2,743 589 1
Diagnostic and therapeutic approach in dens in dente
Walid Lejri, Ines Kallel, Omar Marwen, Nabiha Douki
July-December 2016, 28(2):192-198
The dental invagination is an abnormal dental development merely agreed to be a gene-related disorder. There are three types of invaginations, of which Type I is the most common. The diagnosis is based on clinical and above all radiological examinations. An early prophylactic approach is often the most effective mean of treatment. This paper describes the clinical and radiographic features related to the different types of dens invaginatus and the therapeutic approach through several cases.
  2,997 304 -
Management of anterior tooth trauma: Two case reports
Suman Kaushik, Ritu Sharma, Vikram Sharma, Gaurav Setya, Garima Assudani, Anshul Arora
January-June 2016, 28(1):64-67
Various treatment options may be employed for coronal fracture of anterior teeth and root, depending on the level of fracture. The following case reports highlight the anterior tooth trauma managed with reattachment of fractured segments using post and cores. In the first case, an easy and ultraconservative technique without any tooth preparation is used which involves intraradicular support, i.e., fiber post and core. In the second case, an interdisciplinary approach is used to treat the root fracture where biological width was encroached. The flap was raised to expose the fractured root with a small amount of osteoplasty so that the segments could be checked for exact fit and bonding can be done with proper isolation of the operating field. Successful esthetics and function were restored by conservative and economical means, and 6 months follow-up showed no failure of bonding or postoperative pain, indicating crown, and horizontal root fracture after trauma should not go for extraction.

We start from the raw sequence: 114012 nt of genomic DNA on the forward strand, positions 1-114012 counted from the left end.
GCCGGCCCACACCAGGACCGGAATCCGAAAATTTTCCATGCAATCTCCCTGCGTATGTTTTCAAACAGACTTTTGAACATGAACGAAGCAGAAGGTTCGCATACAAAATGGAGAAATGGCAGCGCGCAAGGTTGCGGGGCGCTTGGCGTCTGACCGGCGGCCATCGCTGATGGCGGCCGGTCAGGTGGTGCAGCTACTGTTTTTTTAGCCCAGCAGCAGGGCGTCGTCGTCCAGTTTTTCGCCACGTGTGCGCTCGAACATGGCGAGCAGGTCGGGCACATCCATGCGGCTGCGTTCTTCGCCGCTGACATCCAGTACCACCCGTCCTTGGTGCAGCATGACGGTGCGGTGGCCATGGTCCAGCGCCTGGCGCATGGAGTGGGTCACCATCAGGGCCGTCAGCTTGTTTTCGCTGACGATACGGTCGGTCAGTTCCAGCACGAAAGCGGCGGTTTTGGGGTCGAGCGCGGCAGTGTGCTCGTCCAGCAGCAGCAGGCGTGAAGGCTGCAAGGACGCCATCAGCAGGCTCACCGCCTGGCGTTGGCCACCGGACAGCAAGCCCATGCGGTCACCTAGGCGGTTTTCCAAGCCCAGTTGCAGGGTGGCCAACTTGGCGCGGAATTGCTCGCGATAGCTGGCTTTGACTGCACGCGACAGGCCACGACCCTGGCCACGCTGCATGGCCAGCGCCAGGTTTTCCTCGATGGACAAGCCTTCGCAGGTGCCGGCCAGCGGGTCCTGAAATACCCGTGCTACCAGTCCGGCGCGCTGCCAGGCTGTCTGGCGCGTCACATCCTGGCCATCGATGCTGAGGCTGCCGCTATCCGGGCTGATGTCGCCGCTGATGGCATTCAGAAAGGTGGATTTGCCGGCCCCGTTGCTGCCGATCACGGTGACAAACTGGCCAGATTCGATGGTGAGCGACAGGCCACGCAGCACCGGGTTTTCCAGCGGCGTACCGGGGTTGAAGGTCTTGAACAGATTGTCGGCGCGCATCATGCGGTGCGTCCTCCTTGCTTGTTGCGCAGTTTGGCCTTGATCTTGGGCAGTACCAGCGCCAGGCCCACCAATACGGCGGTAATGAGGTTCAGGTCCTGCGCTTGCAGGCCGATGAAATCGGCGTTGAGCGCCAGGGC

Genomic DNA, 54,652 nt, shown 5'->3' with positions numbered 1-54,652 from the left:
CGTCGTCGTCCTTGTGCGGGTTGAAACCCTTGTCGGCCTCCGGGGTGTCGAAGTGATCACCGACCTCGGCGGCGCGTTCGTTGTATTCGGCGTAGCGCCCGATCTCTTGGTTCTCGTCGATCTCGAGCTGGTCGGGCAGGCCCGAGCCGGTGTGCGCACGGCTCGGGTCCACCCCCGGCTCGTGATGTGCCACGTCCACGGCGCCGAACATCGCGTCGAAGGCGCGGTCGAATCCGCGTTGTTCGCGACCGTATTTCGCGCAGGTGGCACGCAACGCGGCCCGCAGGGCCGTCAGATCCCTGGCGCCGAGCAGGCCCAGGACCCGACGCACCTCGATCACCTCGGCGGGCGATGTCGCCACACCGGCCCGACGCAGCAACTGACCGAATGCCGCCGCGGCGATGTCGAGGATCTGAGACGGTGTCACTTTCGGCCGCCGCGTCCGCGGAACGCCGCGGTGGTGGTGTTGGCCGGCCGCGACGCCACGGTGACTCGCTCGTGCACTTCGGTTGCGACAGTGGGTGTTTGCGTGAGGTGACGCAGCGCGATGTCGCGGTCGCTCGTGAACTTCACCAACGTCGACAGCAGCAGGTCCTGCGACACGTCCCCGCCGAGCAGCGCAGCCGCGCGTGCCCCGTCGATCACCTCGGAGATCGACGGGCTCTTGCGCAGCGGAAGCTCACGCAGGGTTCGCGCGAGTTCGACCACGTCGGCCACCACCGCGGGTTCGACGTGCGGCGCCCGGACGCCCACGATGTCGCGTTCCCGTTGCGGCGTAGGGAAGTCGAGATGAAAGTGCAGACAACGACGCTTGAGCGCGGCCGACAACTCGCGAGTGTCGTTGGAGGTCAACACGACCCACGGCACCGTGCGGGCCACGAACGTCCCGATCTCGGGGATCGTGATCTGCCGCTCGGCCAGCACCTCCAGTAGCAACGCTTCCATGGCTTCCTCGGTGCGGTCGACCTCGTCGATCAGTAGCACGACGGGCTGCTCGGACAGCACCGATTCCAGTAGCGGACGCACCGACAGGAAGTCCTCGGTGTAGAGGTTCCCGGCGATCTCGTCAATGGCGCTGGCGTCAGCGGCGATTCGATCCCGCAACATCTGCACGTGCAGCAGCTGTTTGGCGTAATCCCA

2,840 321 -
A comparative clinical study on the correlation of working length determined using three different electronic apex locators with radiographic working length: An in vivo study
Devi S Lekshmy, PR Deepthi, C Ganesh, George Chacko, A Abhilash, SL Satheesh, Lakshmi Aravind, Siddharth V Nair, Sreeja Sreedhar
January-June 2016, 28(1):18-22